“Mrs. J. K. Knight of Sicily Island, a daughter of Sheriff Ballard, relates that her grandmother, Mrs. Sargent, whose home her father lived in at the time the Joneses were killed, aided Cuthbert Jones in getting out of the country.  

“She hid him in a barn some distance up the river from her home. She sent him food and clothing and later secured passage for him on a boat bound for New Orleans. By arrangement with the Captain of the boat, Cuthbert Jones boarded the boat disguised as a girl and was hidden until the boat reached its destination.”  


The fourth person to help was Elijah B. Cotton, Col. Jones’ friend, and co-partner in an attempt to purchase General Liddell’s beloved Llanada Plantation that was in bankruptcy. Liddell had sent word to Jones that he (Jones) would never own the land that held Liddell’s loved ones. A few days later, the Jones’ killed Liddell.  

According to Cotton family history, Cotton had helped Cuthbert board the steamboat by dressing Cuthbert in women’s clothes.  

It’s interesting that two sources mention that Cuthbert had been disguised in women’s clothes, something he did not mention to the newspaper in New Orleans.  

But it’s apparent that such a disguise would have been effective.  

The News Orleans Picayune described Cuthbert as of medium stature, “delicate, almost effeminate appearance. He gave evidence of refinement and culture, and was, we learned, educated at Heidelberg, Germany.”  

According to the reporter: “In looking upon his slight figure we could scarcely realize that he was the youth who had passed through such dangers and hardships as might well have unnerved a powerful man.”  

Plus, Cuthbert’s hair was exceptionally long at the time and when he snuck out of the Sargent House he pulled his hair over his face and pulled his hat down over his forehead.  

Also, Cuthbert had mentioned that he used a dugout found in a bayou to paddle out to the Ouachita and hail the riverboat.  

Obviously, the dugout didn’t just appear. Likely, Elijah Cotton arranged for the boat to be placed there.  

Finally, it appears the fifth person who assisted Cuthbert was the captain of the Mayflower who had been contacted by Mrs. Sargent to help Cuthbert escape. He likely was the “friend” on board who assisted Cuthbert by providing a hiding place.  


While Cuthbert, hidden on the steamboat, traversed down the Ouachita in route to the Black, the Red, the Mississippi and New Orleans, the bodies of Col. Jones and Willie were soon to be buried.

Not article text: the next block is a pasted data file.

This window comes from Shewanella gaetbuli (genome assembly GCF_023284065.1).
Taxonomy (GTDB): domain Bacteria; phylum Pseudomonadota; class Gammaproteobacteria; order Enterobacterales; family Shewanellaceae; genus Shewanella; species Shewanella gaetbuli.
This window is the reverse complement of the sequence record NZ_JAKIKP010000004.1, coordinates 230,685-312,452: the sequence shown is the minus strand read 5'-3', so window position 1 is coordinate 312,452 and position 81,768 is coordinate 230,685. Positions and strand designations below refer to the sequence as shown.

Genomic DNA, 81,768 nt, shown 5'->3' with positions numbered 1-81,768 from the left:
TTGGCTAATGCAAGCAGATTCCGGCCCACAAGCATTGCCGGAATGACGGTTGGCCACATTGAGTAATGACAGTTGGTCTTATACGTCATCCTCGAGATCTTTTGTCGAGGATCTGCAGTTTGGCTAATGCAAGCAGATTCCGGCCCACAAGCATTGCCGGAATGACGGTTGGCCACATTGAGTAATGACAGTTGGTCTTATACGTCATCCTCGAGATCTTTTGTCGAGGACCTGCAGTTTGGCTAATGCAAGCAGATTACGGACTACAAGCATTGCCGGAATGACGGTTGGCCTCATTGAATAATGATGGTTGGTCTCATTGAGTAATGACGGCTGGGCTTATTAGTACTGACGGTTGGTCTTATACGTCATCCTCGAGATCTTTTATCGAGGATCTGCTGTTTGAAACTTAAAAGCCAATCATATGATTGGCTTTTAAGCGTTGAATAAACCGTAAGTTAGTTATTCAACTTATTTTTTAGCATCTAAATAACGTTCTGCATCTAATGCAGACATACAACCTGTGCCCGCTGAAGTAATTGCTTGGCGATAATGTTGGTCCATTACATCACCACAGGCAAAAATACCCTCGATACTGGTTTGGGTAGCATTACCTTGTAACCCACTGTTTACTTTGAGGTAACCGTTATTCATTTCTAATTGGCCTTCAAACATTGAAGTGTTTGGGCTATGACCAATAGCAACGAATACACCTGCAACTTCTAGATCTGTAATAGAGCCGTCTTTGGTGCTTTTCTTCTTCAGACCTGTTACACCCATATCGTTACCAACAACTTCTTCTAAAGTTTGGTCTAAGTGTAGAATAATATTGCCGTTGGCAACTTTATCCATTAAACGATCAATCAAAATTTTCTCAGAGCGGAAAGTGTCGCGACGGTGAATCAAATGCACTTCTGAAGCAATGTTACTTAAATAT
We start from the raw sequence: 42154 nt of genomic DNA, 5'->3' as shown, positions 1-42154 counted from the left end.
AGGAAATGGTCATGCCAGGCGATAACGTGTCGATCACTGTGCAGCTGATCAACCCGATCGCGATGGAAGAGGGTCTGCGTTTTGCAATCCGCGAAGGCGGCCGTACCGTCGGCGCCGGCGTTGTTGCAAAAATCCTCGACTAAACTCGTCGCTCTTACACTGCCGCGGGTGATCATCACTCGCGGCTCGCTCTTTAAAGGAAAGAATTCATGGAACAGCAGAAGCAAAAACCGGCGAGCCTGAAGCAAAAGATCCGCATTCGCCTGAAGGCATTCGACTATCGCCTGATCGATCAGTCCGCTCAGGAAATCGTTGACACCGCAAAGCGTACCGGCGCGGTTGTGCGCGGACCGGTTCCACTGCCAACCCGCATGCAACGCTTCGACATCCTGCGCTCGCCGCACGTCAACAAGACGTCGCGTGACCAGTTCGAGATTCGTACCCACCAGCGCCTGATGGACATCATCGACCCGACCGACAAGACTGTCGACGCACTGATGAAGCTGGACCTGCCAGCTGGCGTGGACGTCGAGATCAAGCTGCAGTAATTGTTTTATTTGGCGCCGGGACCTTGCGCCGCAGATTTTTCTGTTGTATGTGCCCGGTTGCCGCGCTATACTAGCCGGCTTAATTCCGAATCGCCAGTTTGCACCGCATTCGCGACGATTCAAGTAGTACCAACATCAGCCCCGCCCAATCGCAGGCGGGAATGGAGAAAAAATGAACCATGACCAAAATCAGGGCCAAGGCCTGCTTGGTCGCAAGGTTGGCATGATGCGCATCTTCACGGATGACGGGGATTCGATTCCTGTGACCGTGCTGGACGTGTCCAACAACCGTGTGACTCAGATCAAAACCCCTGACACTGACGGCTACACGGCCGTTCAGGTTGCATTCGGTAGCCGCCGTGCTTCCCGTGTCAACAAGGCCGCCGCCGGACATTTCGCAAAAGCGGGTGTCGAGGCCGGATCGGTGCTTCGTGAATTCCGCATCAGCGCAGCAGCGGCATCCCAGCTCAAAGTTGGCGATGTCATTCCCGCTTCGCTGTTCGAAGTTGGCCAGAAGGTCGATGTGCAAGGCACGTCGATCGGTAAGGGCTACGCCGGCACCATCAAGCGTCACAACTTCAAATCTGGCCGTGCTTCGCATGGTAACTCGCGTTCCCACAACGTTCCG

W.M. Crawford revealed yet another little known tidbit about the Jones-Liddell feud.  

It involved Willie.  

Crawford wrote that Willie and Clare (Connie) Wilmont of Mossy Grove Plantation, located below Jones’ Elmly Plantation on the Black River, were romantically involved.  

“William Jones and Clare Wilmont were sweethearts from childhood,” Crawford wrote. According to her nephew, N.R. Cotton, “she never quite got over the murder of the sweetheart of her youth.”  

Although Clare later married a Jonesville physician, she kept the diamond engagement ring – “a beautiful solitaire” – and the wedding ring given her by Willie shortly before he and his father and brother Cuthbert went to Harrisonburg to give themselves up to Sheriff Ballard after shooting Liddell.  

This ring, according to Crawford, was placed on Clare’s finger “after her death and buried with her.”  


Through the years, Col. Jones proved himself to be a cruel, self-centered man who would do anything to get his way, particularly when it came to land, money and revenge.  

Prior to shooting Liddell, Jones’ sons delivered him a message from a friend of Liddell’s asking that he not board the St. Mary because Liddell was onboard. The friend feared trouble and asked Jones to wait for the next steamboat.  

By nature, Jones was a combative, confrontational man – a bully -- and no one was going to tell him what to do. So he marched right onboard without having the decency to tell his sons to remain on shore.  

Jones always used others in his actions and schemes, and didn’t mind if they took a bullet for him.  

During the Civil War, Jones was wounded at the Battle of Shiloh in Tennessee. A private, Roland A. Oliver, who had been under Jones’ command, didn’t think much of his leader: “Our Company fought as well as could be expected considering the Regiment was so badly commanded and separated. Col. Jones was in command but did not seem disposed to expose his precious life any more than he could help.”  

At the Sargent House, as the mob threatened to burn down the house, Cuthbert said he tried to talk with his father about a strategy to fight off the mob. The three Jones’ and Elijah Cotton had four or five revolvers among them.  

Cuthbert thought by making a stand they would improve their odds of survival.  

But rather than discuss any plan of defense and fearing the house would be torched, Jones, who feared dying by fire, decided he might save himself by mixing in with those forced by the mob to leave the house.  

In doing so, he walked out on his sons, leaving them to fend for themselves as their father sought to save his own skin.  

In New Orleans, the newspaper story about Cuthbert’s escape was the talk of the town. It also drew the notice of the Legislature, which would soon assemble to address the bloody affray in Harrisonburg, the seat of government in Catahoula Parish.  

(To Be Continued)